Developer: Square Enix
Publisher: Square Enix
Platforms: Playstation 4 (Reviewed), Playstation 3, PS Vita,
Release Date: October 11, 2016
Price: $59.99 USD – Available Here $99.95 AUD – Available Here
Over 25 years ago, Dragon Quest changed the way role-playing games were played by refining the formula with a mana system. All of these years later, the grand franchise is still alive and kicking – ready to change the wheel again by offering a more simplistic entry into the series in the form of a spin-off that capitalizes on the success of Minecraft. While the idea of building your own city from scratch may not be new, Dragon Quest: Builders hopes to add a new flavor to the experience by blending sandbox with the age-old RPG to create something far more refined. How does this concept work? Let’s find out.
While the comparisons to Minecraft are easy to make with Dragon Quest: Builders, the narrative instantly sets it far apart by giving the player a sense of purpose. Instead of spending a ton of time hiding in the ground at night and gathering materials for no reason other than to stockpile, this title has the player go along in a main quest where they must rebuild the city of Alefgard – which most will remember from the original Dragon Quest. The player is known as “The Legendary Builder” who has come to save this little world with his knowledge of building. It is his job to rebuild using blueprints and general knowledge that no one in the world can utilize. Sure, it isn’t exactly going to compete with a lot of epics out there, but the dialogue is plenty and the amount of witty character keeps the game charming throughout.
The gameplay is about what you would expect when it comes to building. Utilizing a third-person perspective, the player can stack blocks to build structures, and take advantage of crafting tables to create armor, food, and decorations. Yes, the main formula for Minecraft is there (even the menus are nearly identical and just as easy to use), but there is far more than just aimlessly building to do in this adventure. As the players expand their base, they will be able to lure more villagers into their town that all have more quests and small goals to be completed. These quests can be anything from slaying a few slimes to get some goo, or obtaining rare materials to improve the town. Portals can also be used to travel to other parts of the world, where the game begins to gain more depth with new monsters to discover, as well as new materials that are dropped that allow for more customization as a whole when it comes to decoration.
While there are plenty of different types of weapons within the game, the combat generally stays the same. The player hacks and slashes everything, which includes all enemies, dirt, fruit, and so on. This combat does work and is just fine, but leaves a little bit to be desired compared to the main franchise of Dragon Quest – a series known for its has many classes and abilities for players to choose from. As for creating your character, there is not a lot of customization as the most you will really be doing is choosing a hair color and skin tone before setting off in this adventure. Since we do get to obtain different outfits later on however, this lack of early customization is made up entirely by creating another purpose to hunt for rare threads as the game progresses.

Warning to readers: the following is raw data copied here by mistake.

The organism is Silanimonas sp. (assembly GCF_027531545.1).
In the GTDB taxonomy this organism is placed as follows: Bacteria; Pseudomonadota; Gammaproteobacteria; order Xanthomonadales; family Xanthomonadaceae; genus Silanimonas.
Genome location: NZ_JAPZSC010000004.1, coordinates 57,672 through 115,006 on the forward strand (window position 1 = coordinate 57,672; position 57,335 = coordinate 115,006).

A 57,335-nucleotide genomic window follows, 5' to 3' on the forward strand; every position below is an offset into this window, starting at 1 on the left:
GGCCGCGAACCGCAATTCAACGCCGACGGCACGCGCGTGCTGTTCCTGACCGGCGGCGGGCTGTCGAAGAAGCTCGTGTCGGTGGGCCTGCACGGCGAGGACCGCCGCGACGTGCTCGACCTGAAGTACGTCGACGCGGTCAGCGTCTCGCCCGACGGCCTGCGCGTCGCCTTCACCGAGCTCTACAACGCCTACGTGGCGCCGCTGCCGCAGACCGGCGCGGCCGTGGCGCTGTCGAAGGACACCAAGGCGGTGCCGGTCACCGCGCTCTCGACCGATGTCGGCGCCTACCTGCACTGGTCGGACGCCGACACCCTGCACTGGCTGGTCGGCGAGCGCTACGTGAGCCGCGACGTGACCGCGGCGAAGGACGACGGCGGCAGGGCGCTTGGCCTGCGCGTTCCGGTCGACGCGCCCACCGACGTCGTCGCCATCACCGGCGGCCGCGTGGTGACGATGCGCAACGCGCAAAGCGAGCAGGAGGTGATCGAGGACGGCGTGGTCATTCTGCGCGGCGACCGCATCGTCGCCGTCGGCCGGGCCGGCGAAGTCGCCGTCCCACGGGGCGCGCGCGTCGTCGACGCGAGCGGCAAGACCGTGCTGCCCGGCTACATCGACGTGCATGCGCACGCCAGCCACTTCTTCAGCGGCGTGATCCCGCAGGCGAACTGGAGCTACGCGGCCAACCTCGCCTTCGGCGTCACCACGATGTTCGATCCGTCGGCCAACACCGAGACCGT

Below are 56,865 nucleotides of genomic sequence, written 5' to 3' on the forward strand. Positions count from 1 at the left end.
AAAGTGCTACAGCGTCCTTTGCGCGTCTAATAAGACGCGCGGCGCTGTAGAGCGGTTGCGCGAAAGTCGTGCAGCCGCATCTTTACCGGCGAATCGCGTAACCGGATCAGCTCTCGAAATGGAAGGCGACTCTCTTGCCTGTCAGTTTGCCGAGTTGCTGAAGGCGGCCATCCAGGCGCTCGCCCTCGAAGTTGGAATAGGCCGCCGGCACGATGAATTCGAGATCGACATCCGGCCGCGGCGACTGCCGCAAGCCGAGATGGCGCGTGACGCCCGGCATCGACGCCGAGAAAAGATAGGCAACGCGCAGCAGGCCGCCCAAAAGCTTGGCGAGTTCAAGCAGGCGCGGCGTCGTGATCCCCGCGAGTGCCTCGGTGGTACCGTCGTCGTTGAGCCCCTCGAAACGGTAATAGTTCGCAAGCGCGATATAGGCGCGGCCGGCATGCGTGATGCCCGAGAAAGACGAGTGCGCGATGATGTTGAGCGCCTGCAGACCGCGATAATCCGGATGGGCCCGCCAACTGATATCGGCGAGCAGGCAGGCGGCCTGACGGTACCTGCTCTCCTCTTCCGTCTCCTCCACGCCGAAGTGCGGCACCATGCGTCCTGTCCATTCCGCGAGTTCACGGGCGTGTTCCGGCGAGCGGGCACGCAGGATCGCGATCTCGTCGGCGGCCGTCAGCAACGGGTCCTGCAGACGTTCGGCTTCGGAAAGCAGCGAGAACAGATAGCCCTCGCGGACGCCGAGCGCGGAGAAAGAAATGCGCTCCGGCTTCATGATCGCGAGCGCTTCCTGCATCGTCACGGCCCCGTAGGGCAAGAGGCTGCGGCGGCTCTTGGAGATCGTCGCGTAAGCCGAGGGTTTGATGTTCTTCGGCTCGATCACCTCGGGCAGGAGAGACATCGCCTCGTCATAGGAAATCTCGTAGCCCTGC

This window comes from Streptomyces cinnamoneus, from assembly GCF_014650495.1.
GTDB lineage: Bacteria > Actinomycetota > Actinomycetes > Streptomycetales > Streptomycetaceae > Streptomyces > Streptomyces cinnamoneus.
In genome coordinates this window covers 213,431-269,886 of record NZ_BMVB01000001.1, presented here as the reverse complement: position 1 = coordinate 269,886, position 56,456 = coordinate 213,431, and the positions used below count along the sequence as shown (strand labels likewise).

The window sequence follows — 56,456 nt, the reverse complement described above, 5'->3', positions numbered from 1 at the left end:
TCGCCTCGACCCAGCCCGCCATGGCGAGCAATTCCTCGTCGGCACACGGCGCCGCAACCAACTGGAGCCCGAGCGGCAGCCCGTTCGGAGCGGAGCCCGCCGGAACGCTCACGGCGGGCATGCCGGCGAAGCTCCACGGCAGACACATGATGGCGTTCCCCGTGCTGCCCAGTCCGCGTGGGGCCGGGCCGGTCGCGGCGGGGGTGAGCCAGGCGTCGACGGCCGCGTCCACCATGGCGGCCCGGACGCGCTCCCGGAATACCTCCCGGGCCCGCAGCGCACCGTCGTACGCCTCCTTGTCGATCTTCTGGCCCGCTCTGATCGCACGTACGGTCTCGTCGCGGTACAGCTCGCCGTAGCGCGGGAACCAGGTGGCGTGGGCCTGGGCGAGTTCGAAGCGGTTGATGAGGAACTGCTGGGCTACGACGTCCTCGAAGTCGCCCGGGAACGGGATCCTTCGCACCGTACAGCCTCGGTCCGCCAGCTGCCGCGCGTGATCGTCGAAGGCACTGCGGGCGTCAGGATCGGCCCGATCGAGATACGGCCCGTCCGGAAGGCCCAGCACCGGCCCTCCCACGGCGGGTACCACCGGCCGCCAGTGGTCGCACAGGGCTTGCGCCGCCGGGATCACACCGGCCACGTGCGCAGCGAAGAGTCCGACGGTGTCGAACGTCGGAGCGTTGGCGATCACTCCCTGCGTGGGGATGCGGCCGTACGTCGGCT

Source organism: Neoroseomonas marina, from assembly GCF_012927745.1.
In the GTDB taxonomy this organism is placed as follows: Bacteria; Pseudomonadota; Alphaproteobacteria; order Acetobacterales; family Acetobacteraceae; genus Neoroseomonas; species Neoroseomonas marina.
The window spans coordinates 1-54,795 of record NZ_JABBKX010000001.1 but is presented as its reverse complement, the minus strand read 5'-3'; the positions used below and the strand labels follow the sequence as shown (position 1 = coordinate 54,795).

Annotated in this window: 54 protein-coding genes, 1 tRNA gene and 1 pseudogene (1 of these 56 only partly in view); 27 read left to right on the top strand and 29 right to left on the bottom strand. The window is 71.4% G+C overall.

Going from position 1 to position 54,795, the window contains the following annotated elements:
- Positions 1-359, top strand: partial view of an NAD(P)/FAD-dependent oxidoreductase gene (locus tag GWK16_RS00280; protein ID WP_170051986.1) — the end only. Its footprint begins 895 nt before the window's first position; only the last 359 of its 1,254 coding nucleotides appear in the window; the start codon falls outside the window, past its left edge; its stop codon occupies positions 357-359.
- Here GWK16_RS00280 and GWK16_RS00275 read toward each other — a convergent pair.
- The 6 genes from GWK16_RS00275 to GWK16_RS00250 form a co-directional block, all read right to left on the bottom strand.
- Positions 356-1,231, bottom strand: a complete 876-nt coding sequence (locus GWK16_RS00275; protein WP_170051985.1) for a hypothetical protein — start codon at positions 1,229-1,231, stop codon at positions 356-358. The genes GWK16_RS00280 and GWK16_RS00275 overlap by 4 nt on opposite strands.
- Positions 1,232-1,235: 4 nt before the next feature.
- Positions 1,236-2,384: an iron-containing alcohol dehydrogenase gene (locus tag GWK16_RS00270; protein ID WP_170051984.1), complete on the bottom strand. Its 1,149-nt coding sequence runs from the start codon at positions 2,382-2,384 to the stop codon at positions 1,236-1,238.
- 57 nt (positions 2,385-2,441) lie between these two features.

Going back to building for a moment, after you complete the main game, there is still a lot to do as the game opens up for as much customization as you can handle. Until you get there however, there are blueprints that can be earned from quests that will give you an idea of what you will need in order to build rooms. Unlike Minecraft, there are some requirements for a kitchen to be a kitchen or a workshop to be the place you build. These requirements are simple, with little things such as a specific fire and worktable having to be in a room with four walls, but give the player a sense of direction when it comes to putting together their house while still allowing those same personal touches that other crafting titles offer. It also gives the NPCs purpose as well, as they will then know that your kitchen is such, and begin cooking for you or using your craft table in order to earn their worth among the other townsfolk.
Visuals and Audio
While the blocky gimmickry is definitely on display in Dragon Quest: Builders, the art style is far from generic. The textures are rich and the colors are bright and varied within this title, with a smooth coat of polish making the textures pop. The character models are also on point, all possessing that Toriyama charm that longtime fans will appreciate. Animations are also well done, but the actual combat animations could use a little more life as the lack of connection animations can making battles slightly frustrating.
Sound wise, the game is wonderful. The soundtrack captures some ambient tunes from Dragon Quest and plays them over the easy-going gameplay to create a nice, relaxing atmosphere. This is needed in a game that you will be spending hours upon hours in, and with the classic little chimes and sound effects mixed in, you will definitely feel the themes at work as this is definitely much more DQ than Minecraft.
Dragon Quest: Builders borrows from the success of Minecraft to put a new spin on the sandbox genre, and actually refines and upgrades the experience while doing so. Everything feels meaningful now, and fans of Dragon Quest are sure to feel right at home in an adventure that makes the crafting gimmick come into its world, rather than the other way around. In a time where clones do nothing but make quick cash grabs, Dragon Quest: Builders arrives on the scene to make a strong statement through quality and character, utilizing the building blocks from others to create an unforgettable and unique entry into one of the most storied franchises of all time.